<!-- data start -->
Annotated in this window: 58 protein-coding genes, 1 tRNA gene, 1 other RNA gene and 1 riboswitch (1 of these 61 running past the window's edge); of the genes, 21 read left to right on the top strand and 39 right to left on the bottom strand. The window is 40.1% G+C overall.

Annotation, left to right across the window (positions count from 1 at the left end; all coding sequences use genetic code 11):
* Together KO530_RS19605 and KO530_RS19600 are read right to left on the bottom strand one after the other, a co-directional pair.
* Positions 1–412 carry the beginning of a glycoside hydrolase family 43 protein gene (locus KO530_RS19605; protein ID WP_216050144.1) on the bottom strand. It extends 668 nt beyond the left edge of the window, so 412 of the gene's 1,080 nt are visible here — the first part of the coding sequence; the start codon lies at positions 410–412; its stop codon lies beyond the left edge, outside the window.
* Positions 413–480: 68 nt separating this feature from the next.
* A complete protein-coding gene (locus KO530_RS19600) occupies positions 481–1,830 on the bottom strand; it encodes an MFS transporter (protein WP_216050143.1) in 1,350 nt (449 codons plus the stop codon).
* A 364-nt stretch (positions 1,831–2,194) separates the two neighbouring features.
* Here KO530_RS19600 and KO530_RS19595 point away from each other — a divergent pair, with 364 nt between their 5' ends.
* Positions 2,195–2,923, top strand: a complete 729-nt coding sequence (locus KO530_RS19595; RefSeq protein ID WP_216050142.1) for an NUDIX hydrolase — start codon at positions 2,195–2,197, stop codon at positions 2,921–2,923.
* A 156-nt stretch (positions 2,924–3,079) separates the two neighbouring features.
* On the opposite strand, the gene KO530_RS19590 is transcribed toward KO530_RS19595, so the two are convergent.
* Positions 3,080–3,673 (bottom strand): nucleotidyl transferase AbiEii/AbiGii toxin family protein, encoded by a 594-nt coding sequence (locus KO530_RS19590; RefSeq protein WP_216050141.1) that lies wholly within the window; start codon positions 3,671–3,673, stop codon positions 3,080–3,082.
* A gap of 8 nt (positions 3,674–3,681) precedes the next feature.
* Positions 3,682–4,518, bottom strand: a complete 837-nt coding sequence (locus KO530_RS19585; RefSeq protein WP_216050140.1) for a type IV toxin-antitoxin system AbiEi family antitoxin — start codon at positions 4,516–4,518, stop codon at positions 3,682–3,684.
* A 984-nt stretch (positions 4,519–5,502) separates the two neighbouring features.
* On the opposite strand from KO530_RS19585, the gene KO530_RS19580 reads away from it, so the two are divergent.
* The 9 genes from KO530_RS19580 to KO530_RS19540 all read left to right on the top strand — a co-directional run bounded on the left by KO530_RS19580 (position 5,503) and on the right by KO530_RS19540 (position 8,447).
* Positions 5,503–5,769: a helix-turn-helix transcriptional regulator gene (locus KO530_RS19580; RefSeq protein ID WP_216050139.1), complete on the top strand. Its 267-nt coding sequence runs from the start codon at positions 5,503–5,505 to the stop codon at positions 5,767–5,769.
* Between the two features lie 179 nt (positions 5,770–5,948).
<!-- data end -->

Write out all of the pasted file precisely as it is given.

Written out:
Annotated in this window: 58 protein-coding genes, 1 tRNA gene, 1 other RNA gene and 1 riboswitch (1 of these 61 running past the window's edge); of the genes, 21 read left to right on the top strand and 39 right to left on the bottom strand. The window is 40.1% G+C overall.

Annotation, left to right across the window (positions count from 1 at the left end; all coding sequences use genetic code 11):
* Together KO530_RS19605 and KO530_RS19600 are read right to left on the bottom strand one after the other, a co-directional pair.
* Positions 1–412 carry the beginning of a glycoside hydrolase family 43 protein gene (locus KO530_RS19605; protein ID WP_216050144.1) on the bottom strand. It extends 668 nt beyond the left edge of the window, so 412 of the gene's 1,080 nt are visible here — the first part of the coding sequence; the start codon lies at positions 410–412; its stop codon lies beyond the left edge, outside the window.
* Positions 413–480: 68 nt separating this feature from the next.
* A complete protein-coding gene (locus KO530_RS19600) occupies positions 481–1,830 on the bottom strand; it encodes an MFS transporter (protein WP_216050143.1) in 1,350 nt (449 codons plus the stop codon).
* A 364-nt stretch (positions 1,831–2,194) separates the two neighbouring features.
* Here KO530_RS19600 and KO530_RS19595 point away from each other — a divergent pair, with 364 nt between their 5' ends.
* Positions 2,195–2,923, top strand: a complete 729-nt coding sequence (locus KO530_RS19595; RefSeq protein ID WP_216050142.1) for an NUDIX hydrolase — start codon at positions 2,195–2,197, stop codon at positions 2,921–2,923.
* A 156-nt stretch (positions 2,924–3,079) separates the two neighbouring features.
* On the opposite strand, the gene KO530_RS19590 is transcribed toward KO530_RS19595, so the two are convergent.
* Positions 3,080–3,673 (bottom strand): nucleotidyl transferase AbiEii/AbiGii toxin family protein, encoded by a 594-nt coding sequence (locus KO530_RS19590; RefSeq protein WP_216050141.1) that lies wholly within the window; start codon positions 3,671–3,673, stop codon positions 3,080–3,082.
* A gap of 8 nt (positions 3,674–3,681) precedes the next feature.
* Positions 3,682–4,518, bottom strand: a complete 837-nt coding sequence (locus KO530_RS19585; RefSeq protein WP_216050140.1) for a type IV toxin-antitoxin system AbiEi family antitoxin — start codon at positions 4,516–4,518, stop codon at positions 3,682–3,684.
* A 984-nt stretch (positions 4,519–5,502) separates the two neighbouring features.
* On the opposite strand from KO530_RS19585, the gene KO530_RS19580 reads away from it, so the two are divergent.
* The 9 genes from KO530_RS19580 to KO530_RS19540 all read left to right on the top strand — a co-directional run bounded on the left by KO530_RS19580 (position 5,503) and on the right by KO530_RS19540 (position 8,447).
* Positions 5,503–5,769: a helix-turn-helix transcriptional regulator gene (locus KO530_RS19580; RefSeq protein ID WP_216050139.1), complete on the top strand. Its 267-nt coding sequence runs from the start codon at positions 5,503–5,505 to the stop codon at positions 5,767–5,769.
* Between the two features lie 179 nt (positions 5,770–5,948).